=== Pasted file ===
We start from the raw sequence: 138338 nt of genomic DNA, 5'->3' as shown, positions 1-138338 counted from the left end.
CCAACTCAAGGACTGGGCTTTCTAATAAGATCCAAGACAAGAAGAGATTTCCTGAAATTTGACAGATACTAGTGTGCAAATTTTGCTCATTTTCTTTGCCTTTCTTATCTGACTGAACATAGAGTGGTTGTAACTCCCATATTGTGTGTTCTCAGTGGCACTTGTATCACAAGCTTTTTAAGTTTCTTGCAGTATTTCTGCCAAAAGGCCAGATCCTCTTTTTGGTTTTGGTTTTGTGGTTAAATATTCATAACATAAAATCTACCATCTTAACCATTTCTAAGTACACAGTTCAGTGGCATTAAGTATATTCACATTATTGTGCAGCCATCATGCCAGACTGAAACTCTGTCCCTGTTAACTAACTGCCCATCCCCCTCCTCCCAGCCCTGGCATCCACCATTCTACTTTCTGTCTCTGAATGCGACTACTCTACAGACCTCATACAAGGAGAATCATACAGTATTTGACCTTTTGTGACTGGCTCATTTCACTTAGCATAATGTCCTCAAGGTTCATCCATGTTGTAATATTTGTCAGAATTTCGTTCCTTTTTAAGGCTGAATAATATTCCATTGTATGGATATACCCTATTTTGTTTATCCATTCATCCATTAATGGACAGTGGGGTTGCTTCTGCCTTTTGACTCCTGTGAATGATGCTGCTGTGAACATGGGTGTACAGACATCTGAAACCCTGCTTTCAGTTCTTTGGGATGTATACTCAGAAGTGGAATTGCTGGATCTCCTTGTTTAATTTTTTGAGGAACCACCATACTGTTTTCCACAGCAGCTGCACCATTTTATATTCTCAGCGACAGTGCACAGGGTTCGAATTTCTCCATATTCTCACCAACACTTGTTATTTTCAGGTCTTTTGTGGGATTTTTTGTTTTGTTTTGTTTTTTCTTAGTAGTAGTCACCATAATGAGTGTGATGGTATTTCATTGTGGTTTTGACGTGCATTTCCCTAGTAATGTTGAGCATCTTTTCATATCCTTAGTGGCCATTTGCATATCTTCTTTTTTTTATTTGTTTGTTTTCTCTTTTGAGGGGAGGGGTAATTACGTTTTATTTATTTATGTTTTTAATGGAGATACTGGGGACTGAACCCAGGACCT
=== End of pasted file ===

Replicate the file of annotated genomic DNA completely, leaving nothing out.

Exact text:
We start from the raw sequence: 138338 nt of genomic DNA, 5'->3' as shown, positions 1-138338 counted from the left end.
CCAACTCAAGGACTGGGCTTTCTAATAAGATCCAAGACAAGAAGAGATTTCCTGAAATTTGACAGATACTAGTGTGCAAATTTTGCTCATTTTCTTTGCCTTTCTTATCTGACTGAACATAGAGTGGTTGTAACTCCCATATTGTGTGTTCTCAGTGGCACTTGTATCACAAGCTTTTTAAGTTTCTTGCAGTATTTCTGCCAAAAGGCCAGATCCTCTTTTTGGTTTTGGTTTTGTGGTTAAATATTCATAACATAAAATCTACCATCTTAACCATTTCTAAGTACACAGTTCAGTGGCATTAAGTATATTCACATTATTGTGCAGCCATCATGCCAGACTGAAACTCTGTCCCTGTTAACTAACTGCCCATCCCCCTCCTCCCAGCCCTGGCATCCACCATTCTACTTTCTGTCTCTGAATGCGACTACTCTACAGACCTCATACAAGGAGAATCATACAGTATTTGACCTTTTGTGACTGGCTCATTTCACTTAGCATAATGTCCTCAAGGTTCATCCATGTTGTAATATTTGTCAGAATTTCGTTCCTTTTTAAGGCTGAATAATATTCCATTGTATGGATATACCCTATTTTGTTTATCCATTCATCCATTAATGGACAGTGGGGTTGCTTCTGCCTTTTGACTCCTGTGAATGATGCTGCTGTGAACATGGGTGTACAGACATCTGAAACCCTGCTTTCAGTTCTTTGGGATGTATACTCAGAAGTGGAATTGCTGGATCTCCTTGTTTAATTTTTTGAGGAACCACCATACTGTTTTCCACAGCAGCTGCACCATTTTATATTCTCAGCGACAGTGCACAGGGTTCGAATTTCTCCATATTCTCACCAACACTTGTTATTTTCAGGTCTTTTGTGGGATTTTTTGTTTTGTTTTGTTTTTTCTTAGTAGTAGTCACCATAATGAGTGTGATGGTATTTCATTGTGGTTTTGACGTGCATTTCCCTAGTAATGTTGAGCATCTTTTCATATCCTTAGTGGCCATTTGCATATCTTCTTTTTTTTATTTGTTTGTTTTCTCTTTTGAGGGGAGGGGTAATTACGTTTTATTTATTTATGTTTTTAATGGAGATACTGGGGACTGAACCCAGGACCT